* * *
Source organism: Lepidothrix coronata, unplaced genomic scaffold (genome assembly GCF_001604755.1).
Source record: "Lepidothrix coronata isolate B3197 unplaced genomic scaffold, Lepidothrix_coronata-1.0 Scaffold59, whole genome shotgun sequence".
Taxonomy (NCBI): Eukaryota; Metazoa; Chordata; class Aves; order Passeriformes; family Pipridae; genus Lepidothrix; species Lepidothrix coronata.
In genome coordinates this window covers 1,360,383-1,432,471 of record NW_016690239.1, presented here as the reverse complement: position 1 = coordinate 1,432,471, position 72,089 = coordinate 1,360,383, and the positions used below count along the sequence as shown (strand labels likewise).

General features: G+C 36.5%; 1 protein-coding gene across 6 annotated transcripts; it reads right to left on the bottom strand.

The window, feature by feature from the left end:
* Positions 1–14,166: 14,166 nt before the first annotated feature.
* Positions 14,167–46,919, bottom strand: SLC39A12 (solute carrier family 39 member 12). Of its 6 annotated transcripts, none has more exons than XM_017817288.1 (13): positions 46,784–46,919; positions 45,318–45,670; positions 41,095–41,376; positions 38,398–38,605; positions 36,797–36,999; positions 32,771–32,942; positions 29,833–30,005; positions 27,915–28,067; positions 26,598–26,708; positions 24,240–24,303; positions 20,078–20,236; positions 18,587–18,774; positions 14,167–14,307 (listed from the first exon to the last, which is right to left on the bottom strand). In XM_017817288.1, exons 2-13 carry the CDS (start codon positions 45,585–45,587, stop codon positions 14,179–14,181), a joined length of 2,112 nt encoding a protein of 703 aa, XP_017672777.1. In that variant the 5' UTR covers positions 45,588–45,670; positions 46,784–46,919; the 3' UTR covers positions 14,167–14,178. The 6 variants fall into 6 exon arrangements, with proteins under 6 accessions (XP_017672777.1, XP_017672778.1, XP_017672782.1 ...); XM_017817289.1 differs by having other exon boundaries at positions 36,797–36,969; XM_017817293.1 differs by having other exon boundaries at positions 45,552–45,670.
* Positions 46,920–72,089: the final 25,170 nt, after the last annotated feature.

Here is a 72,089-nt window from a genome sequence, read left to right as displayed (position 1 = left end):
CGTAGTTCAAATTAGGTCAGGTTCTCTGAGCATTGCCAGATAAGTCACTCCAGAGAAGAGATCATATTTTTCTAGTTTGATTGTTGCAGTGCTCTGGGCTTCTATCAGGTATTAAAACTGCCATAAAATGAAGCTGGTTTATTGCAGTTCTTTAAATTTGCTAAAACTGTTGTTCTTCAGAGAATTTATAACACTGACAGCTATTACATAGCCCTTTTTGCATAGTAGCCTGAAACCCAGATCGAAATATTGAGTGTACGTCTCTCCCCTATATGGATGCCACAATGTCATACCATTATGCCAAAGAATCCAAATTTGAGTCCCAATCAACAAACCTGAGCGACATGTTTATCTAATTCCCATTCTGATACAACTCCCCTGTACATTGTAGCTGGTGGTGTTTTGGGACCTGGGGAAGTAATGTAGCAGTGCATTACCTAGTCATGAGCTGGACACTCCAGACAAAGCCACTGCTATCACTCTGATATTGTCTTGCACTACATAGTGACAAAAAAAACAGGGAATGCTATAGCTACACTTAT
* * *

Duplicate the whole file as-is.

Source organism: Lepidothrix coronata, unplaced genomic scaffold (genome assembly GCF_001604755.1).
Source record: "Lepidothrix coronata isolate B3197 unplaced genomic scaffold, Lepidothrix_coronata-1.0 Scaffold59, whole genome shotgun sequence".
Taxonomy (NCBI): Eukaryota; Metazoa; Chordata; class Aves; order Passeriformes; family Pipridae; genus Lepidothrix; species Lepidothrix coronata.
In genome coordinates this window covers 1,360,383-1,432,471 of record NW_016690239.1, presented here as the reverse complement: position 1 = coordinate 1,432,471, position 72,089 = coordinate 1,360,383, and the positions used below count along the sequence as shown (strand labels likewise).

General features: G+C 36.5%; 1 protein-coding gene across 6 annotated transcripts; it reads right to left on the bottom strand.

The window, feature by feature from the left end:
* Positions 1–14,166: 14,166 nt before the first annotated feature.
* Positions 14,167–46,919, bottom strand: SLC39A12 (solute carrier family 39 member 12). Of its 6 annotated transcripts, none has more exons than XM_017817288.1 (13): positions 46,784–46,919; positions 45,318–45,670; positions 41,095–41,376; positions 38,398–38,605; positions 36,797–36,999; positions 32,771–32,942; positions 29,833–30,005; positions 27,915–28,067; positions 26,598–26,708; positions 24,240–24,303; positions 20,078–20,236; positions 18,587–18,774; positions 14,167–14,307 (listed from the first exon to the last, which is right to left on the bottom strand). In XM_017817288.1, exons 2-13 carry the CDS (start codon positions 45,585–45,587, stop codon positions 14,179–14,181), a joined length of 2,112 nt encoding a protein of 703 aa, XP_017672777.1. In that variant the 5' UTR covers positions 45,588–45,670; positions 46,784–46,919; the 3' UTR covers positions 14,167–14,178. The 6 variants fall into 6 exon arrangements, with proteins under 6 accessions (XP_017672777.1, XP_017672778.1, XP_017672782.1 ...); XM_017817289.1 differs by having other exon boundaries at positions 36,797–36,969; XM_017817293.1 differs by having other exon boundaries at positions 45,552–45,670.
* Positions 46,920–72,089: the final 25,170 nt, after the last annotated feature.

Here is a 72,089-nt window from a genome sequence, read left to right as displayed (position 1 = left end):
CGTAGTTCAAATTAGGTCAGGTTCTCTGAGCATTGCCAGATAAGTCACTCCAGAGAAGAGATCATATTTTTCTAGTTTGATTGTTGCAGTGCTCTGGGCTTCTATCAGGTATTAAAACTGCCATAAAATGAAGCTGGTTTATTGCAGTTCTTTAAATTTGCTAAAACTGTTGTTCTTCAGAGAATTTATAACACTGACAGCTATTACATAGCCCTTTTTGCATAGTAGCCTGAAACCCAGATCGAAATATTGAGTGTACGTCTCTCCCCTATATGGATGCCACAATGTCATACCATTATGCCAAAGAATCCAAATTTGAGTCCCAATCAACAAACCTGAGCGACATGTTTATCTAATTCCCATTCTGATACAACTCCCCTGTACATTGTAGCTGGTGGTGTTTTGGGACCTGGGGAAGTAATGTAGCAGTGCATTACCTAGTCATGAGCTGGACACTCCAGACAAAGCCACTGCTATCACTCTGATATTGTCTTGCACTACATAGTGACAAAAAAAACAGGGAATGCTATAGCTACACTTAT